Sanford Shattil, MD, of the University of California – San Diego, is deeply honored to be recognized by his peers.
“It is most gratifying that this award comes from my peers, many of whom are just as deserving, if not more so, to be receiving an honorific award from ASH,” Dr. Shattil said. “Indeed, two of my long-standing friends and collaborators in the platelet field, Drs. Joel Bennett and Barry Coller, are this year’s Ernest Beutler Lecture and Prize awardees.”
This morning, Dr. Shattil will be presented with the 2010 Stratton Medal for his remarkable achievements in the area of platelet cell biology and signal transduction. The Stratton Medal, named for the late Henry M. Stratton, a cofounder of the publishing house of Grune and Stratton, honors an individual whose well-recognized contributions to hematology have taken place over a period of several years.
When asked how his career has changed over the years, Dr. Shattil simply answered, “Not much. I was trained to be an academic hematologist, and I am still an academic hematologist.”
Despite not changing, Dr. Shattil’s career has been anything but idle. He has led the way in defining the roles of numerous kinases, scaffold proteins, small G-proteins, and exchange factors in outside-in integrin signaling platelets. Dr. Shattil has often been the first to introduce cutting-edge approaches to the platelet field, including live cell imaging and the pioneering technique of deriving megakaryocytes from mouse bone marrow or human stem cells to use as a molecularly tractable model of platelet signaling. Dr. Shattil has also served as treasurer of ASH and as editor-in-chief of Blood and continues to contribute to ASH through workshops aimed at young investigators to teach them how to prepare and submit manuscripts.
His many accomplishments have come with unique challenges. “The biggest challenge has been to stay current with the explosion of knowledge in both basic science and clinical medicine,” Dr. Shattil said. “Successfully filtering and integrating this knowledge is, in my view, a critical requirement for conducting biomedical research and caring for patients.”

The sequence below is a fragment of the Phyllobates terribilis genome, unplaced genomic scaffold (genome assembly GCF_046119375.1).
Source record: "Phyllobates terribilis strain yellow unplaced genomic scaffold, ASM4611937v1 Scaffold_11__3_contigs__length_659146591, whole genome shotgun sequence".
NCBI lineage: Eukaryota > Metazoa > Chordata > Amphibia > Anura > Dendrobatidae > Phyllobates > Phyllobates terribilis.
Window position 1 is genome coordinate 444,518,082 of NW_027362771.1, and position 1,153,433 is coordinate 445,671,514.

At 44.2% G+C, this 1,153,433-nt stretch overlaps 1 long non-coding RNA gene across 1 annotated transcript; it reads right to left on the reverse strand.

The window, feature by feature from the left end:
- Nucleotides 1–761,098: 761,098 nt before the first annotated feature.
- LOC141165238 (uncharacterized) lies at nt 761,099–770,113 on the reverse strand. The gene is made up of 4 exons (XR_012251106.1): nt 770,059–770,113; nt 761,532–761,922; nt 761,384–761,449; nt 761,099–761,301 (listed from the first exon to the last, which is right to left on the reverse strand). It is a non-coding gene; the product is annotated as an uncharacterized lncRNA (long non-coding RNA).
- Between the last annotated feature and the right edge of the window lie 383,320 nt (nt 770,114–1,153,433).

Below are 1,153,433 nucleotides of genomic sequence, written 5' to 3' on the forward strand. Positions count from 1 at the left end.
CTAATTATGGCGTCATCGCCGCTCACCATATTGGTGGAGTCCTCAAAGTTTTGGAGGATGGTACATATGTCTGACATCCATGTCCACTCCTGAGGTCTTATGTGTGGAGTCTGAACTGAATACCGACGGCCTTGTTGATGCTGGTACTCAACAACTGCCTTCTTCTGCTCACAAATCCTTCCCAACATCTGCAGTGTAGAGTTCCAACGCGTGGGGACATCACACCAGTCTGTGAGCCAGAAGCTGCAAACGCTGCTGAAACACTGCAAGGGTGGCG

Dr. Shattil realized he wanted to be a hematologist during his residency at Boston City Hospital, following a chance encounter with Buz Cooper, the chief of hematology at the Thorndike Memorial Laboratory at the time. “Buz would become my main mentor during a subsequent hematology fellowship at the Thorndike, where the excitement about a career in hematology was infectious,” Dr. Shattil said.
Two of Dr. Shattil’s most cherished work-related memories occurred while he was at the University of Pennsylvania. The first was in the 1970s when Joel Bennett had the inspiration and went on to prove that platelet glycoprotein IIβ-IIIα was a fibrinogen receptor. The second was in the 1980s when “Jim Hoxie, Mike Cunningham, Skip Brass, and I generated an activation-dependent monoclonal antibody to glycoprotein IIβ-IIIα,” Dr. Shattil said. “This opened the way for studies to assess how conformational changes of this receptor and other integrins are regulated.”
If Dr. Shattil wasn’t a hematologist, he would likely be a physician in a different field. He does know, however, what he might have done differently career-wise when he was younger. “I would have been a left-handed relief pitcher for the Chicago Cubs, pitching to my battery-mate, Dr. Mohandas Narla,” Dr. Shattil said. “Unfortunately, my lack of baseball talent precluded this dream, but it likely would have provided me a steady job, without the need to apply for grants.”